Shield Builds on Success with Nagios for IBM i
September 27, 2023 Alex Woodie
Traditional system monitoring tools on IBM i are valuable, but they have one big downside: They often require an operator to sit there and stare at the screen to detect when things go wrong. “That gets old very quickly,” says Chris Hird, the Shield Advanced Solutions director who found an alternative approach in Nagios.
Nagios is unique among monitoring tools – at least in the IBM i world – in that it actively runs checks for a variety of systems on monitored machines on a continuous basis. It is constantly pinging target server (and network and storage devices) to check how the storage is doing, whether there are any job errors, whether backups have run as planned, and any number of other checks that can be built or bought.
The open source software has become the standard for enterprise system monitoring in recent years. IBM developed an IBM i plug-in for Nagios Core, the main open source project backed by Nagios Enterprises, back in 2018. Among the early adopters was Hird, who wanted to develop a way to help his IBM i customers monitor their high availability (HA) environments.
“A lot of customers put in HA and they’ve got nothing monitoring it,” Hird says, “so they have to either manually monitor it, and that gets old very quickly, or they hope that it’s all right. We said, that’s not acceptable. We don’t want the operators watching stuff. We want to tell you when we know something’s going wrong.”
That early work with the IBM plug-in didn’t turn out well, however, so Hird and his group of developers decided to take it upon themselves to build their own product. That product, called At-A-Glance (AAG), includes the open source Nagios Core product as well as NG for i, which is an IBM i-based plug in for Nagios.
A native IBM i product that Hird and his team wrote in C, NG for i does the work of interfacing with Nagios Core, which typically runs in its own Linux environment or even on a Raspberry Pi. NG for i takes the queries initiated by Nagios Core and gets the answers to them by hitting any number of IBM i APIs.
“Our plugin does all the work,” Hird tells IT Jungle in a recent interview. “So it’s like a telephone conversation. It’s really ringing in and saying ‘Are you OK for this? Is the disk availability okay?’ And we’ll go back and say, ‘It’s 99 percent. Okay, then we’re good.’”
Shield recently launched AAG 2.0, which brings about 30 more checks to the product. That brings the total of Nagios checks to more than 130. The new release brings additional Nagios check commands for BRMS, PowerHA, and MIMIX. It also now supports WRKPRB, damaged object checks, library checks, and device status.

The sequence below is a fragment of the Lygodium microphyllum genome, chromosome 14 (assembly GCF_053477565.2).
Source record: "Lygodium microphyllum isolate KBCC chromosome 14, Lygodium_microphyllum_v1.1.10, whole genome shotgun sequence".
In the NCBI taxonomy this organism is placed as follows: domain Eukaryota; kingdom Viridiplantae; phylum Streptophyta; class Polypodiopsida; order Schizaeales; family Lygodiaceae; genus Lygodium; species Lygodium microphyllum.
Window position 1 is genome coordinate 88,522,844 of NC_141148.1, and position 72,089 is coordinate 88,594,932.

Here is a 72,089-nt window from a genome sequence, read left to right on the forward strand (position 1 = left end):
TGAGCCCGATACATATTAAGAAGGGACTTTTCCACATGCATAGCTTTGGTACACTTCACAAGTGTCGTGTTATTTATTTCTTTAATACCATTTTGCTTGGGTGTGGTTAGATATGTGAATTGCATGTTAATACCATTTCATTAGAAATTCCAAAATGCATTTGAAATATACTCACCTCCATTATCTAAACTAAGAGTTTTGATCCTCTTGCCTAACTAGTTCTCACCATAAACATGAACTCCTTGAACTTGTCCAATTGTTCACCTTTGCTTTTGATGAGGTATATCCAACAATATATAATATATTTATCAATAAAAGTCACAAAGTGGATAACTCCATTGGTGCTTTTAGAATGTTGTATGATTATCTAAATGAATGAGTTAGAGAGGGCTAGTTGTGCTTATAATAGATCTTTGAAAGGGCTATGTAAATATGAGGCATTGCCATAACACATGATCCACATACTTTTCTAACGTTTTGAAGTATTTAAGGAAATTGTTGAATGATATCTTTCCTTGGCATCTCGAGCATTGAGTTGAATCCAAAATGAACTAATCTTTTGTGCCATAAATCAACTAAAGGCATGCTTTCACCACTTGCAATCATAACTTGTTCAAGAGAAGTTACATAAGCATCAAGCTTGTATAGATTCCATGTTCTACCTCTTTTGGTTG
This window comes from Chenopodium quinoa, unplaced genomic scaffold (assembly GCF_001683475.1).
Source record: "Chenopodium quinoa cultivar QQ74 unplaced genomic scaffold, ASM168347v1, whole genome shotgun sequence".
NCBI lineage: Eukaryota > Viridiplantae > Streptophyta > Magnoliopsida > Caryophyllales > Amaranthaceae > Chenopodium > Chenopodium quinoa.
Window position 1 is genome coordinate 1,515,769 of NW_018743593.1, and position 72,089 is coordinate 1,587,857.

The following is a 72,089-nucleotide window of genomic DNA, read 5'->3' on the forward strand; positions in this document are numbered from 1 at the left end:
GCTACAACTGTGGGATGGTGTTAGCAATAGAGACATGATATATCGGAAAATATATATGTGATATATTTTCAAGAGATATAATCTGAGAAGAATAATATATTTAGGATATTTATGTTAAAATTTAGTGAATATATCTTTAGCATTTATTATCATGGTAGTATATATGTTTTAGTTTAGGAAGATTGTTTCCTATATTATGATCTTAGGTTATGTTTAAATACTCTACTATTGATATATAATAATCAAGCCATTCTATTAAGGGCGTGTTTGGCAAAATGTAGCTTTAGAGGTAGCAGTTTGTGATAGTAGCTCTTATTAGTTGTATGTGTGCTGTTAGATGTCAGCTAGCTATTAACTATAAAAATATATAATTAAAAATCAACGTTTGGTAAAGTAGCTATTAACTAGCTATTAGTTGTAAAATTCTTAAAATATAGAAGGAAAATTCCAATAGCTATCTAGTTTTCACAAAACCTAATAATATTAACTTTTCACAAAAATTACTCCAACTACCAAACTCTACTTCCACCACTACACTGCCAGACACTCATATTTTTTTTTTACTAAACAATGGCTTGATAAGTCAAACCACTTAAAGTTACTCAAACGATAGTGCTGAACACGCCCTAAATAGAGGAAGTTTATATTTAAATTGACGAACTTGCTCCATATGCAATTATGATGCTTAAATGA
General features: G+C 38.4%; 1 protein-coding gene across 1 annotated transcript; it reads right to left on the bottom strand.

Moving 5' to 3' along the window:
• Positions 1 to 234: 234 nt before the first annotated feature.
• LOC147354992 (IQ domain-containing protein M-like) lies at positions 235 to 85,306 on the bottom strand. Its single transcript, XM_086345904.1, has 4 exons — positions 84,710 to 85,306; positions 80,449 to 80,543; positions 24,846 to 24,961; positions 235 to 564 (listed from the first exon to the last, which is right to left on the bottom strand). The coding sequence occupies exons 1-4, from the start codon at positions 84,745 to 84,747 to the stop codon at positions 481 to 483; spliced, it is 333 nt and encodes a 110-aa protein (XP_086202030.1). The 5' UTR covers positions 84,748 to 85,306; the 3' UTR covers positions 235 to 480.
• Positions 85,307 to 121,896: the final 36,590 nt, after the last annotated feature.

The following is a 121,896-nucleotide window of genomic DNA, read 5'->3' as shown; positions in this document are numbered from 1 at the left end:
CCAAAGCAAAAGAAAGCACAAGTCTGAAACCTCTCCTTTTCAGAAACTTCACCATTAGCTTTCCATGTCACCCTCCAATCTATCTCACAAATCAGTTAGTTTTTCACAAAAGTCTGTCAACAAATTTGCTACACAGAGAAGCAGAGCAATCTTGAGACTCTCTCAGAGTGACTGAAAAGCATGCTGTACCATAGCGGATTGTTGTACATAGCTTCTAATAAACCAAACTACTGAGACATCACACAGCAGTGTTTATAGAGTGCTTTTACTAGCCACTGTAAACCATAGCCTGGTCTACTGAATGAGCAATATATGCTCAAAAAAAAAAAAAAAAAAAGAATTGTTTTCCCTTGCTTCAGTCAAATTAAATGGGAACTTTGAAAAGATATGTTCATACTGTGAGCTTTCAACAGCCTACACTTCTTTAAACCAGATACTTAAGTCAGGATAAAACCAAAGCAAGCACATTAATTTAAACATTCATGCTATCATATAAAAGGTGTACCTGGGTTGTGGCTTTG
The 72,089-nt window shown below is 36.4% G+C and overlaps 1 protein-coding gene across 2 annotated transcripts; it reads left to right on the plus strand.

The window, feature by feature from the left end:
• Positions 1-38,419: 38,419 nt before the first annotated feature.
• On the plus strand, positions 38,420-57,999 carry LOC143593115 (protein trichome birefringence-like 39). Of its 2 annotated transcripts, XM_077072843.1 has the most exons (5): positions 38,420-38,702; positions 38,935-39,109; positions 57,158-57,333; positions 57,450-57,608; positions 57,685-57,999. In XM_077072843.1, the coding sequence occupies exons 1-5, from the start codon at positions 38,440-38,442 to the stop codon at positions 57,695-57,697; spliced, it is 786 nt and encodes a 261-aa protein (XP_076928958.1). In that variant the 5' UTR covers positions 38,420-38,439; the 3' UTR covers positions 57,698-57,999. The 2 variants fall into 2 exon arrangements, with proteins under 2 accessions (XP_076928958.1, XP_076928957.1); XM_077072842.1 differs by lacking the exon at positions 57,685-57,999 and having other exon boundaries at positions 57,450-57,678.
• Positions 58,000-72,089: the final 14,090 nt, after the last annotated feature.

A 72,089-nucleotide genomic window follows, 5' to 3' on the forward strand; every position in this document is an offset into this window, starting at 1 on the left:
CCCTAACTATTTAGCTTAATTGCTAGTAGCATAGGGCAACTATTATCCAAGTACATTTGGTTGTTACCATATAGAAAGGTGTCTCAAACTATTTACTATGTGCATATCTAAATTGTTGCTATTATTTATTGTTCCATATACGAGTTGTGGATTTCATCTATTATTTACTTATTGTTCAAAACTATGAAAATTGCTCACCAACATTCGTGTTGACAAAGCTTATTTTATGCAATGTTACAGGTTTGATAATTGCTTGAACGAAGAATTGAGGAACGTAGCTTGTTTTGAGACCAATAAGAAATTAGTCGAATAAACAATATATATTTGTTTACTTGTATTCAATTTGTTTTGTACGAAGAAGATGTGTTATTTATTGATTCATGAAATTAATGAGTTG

And more checks are on the way. “A new update is going out soon that will have HMC checks and some other checks,” Hird says. “So we have just written probably another 10 or 12 checks.”
The company also offers its own integrated Nagios distribution that comes with everything a customer needs to get going, Nagios Core, other Nagios components, a Linux distribution, and the AAG plugin. Customers can either run this on their VM or get it prepackaged on a Raspberry Pi device.
Companies that have already invested in Nagios and are running the paid version of the product, Nagios XI from Nagios Enterprises, can also adopt AAG to provide better visibility of their IBM i assets. In fact, AAG 2.0 features a new wizard to streamline the installation process for customers who are already running Nagios XI.
“If people are running Nagios XI, they just need our plugin,” Hird says. “If they’re not running anything, then they need the stack, and that’s where we’ve done both.”
But the open source work doesn’t stop there. In AAG 2.0, Shield has also integrated Grafana, a popular open source solution for visualizing logs, metrics, and traces, into the AAG solution to provide an out-of-the-box dashboard.
Shield’s IBM i customer base seems to be appreciating the work Hird and his team have put into making it all so easy to get going. No mussing with open source repos, since AAG is sold as a licensed program product (LPP). PTFs are easy. And of course, there’s no PASE, since the plug-in is a native IBM i program written in fast and efficient C. No 5250 either.
“We want this to be modern. We don’t want a green screen,” Hird says. “We don’t want just a load of numbers. We want some graphs. So adding Grafana into our build was key. And Nagios core does a great job of feeding Grafana with the data.”
At $50 per monitored IBM i LPAR or server per month, the subscription is affordable enough for just about anybody to give it a try. According to Hird, just about everybody who sees the product signs up for a subscription.
“The smaller customers that we’re dealing with love it because it gives them a comfort level, where they’re not having to sign on and look at stuff,” Hird says. “They get a notification that says OK, this file is on hold. You’d better go and see what’s going on.’”
AAG 2.0 is available now. You can learn more at www.shieldadvanced.com.